With a number of beef mince options available at Coles, here is a table breaking down their nutritional information and price, allowing you to calculate which one may be the best option for you:

Brand & Type (based on 100g serving size) Protein Fat Saturated Fat Sodium Calories Cost (per 500g pack)
Coles 3 Star Regular Beef Mince 19.9g 17g 6.8g 71mg 232 $4.50
Coles 4 Star Lean Beef Mince 21.4g 10g 3.8g 40mg 176 $6.50
Coles 5 Star Extra Lean Beef Mince 21.3g 5g 2g 66mg 132 $8.00

Information sourced from Coles website, January 2019.  

Is the mince worth the price?

As seen in the table, protein levels remain fairly consistent across all types, meaning there won’t be much difference if you’re looking to pack on the muscle. Additionally, there aren’t any carbs in any of the mince products, with the health star ratings focusing primarily on how much fat each product packs.

  • In comparison to the 3-star Regular mince, the 4-star Lean mince has almost half the intake of fats, saturated fat and sodium, all for an extra $2.
  • If money is no object, the 5-star Extra Lean mince contains less than a third of the fat and saturated fat intake of the 3-star mince, with slightly less sodium levels, but does come at almost twice the price.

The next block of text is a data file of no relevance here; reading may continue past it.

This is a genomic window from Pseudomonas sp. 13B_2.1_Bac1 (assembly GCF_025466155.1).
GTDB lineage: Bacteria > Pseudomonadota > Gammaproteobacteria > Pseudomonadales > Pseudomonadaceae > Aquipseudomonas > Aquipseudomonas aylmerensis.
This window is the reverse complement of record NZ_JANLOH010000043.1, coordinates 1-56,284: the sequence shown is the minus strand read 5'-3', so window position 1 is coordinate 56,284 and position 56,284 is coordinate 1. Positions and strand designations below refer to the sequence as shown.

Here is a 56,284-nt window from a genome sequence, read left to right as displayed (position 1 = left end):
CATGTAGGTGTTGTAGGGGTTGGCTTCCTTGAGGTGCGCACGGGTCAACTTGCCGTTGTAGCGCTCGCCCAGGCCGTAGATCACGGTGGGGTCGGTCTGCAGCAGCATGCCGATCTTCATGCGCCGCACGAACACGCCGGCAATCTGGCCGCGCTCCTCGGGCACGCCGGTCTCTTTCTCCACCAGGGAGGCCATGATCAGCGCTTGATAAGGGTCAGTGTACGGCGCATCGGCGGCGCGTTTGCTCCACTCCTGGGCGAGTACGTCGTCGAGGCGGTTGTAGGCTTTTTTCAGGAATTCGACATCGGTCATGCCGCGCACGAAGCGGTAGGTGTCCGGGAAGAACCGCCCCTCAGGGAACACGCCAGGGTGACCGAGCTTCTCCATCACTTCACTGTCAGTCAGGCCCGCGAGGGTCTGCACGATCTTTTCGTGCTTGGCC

Other Coles beef mince products

Apart from the above three products, you may have noticed other Coles branded beef mince products, including its Graze Grassfed mince, and the Finest Angus Beef mince, both noticeable by their different packaging.

Coles Graze Grassfed Beef Mince

Coles Graze Grassfed Beef Mince

The Graze Grassfed range, said to be made from 100% Australian, free-to-roam beef, is made for those after a more organic option, with a similar nutritional breakdown as the 4-star Lean Beef mince. While it may include the same protein and fat intake, it will cost you a bit extra, setting you back $7.50 per 500g packet.

Coles Finest Angus Beef Mince

Coles Finest Angus Beef Mince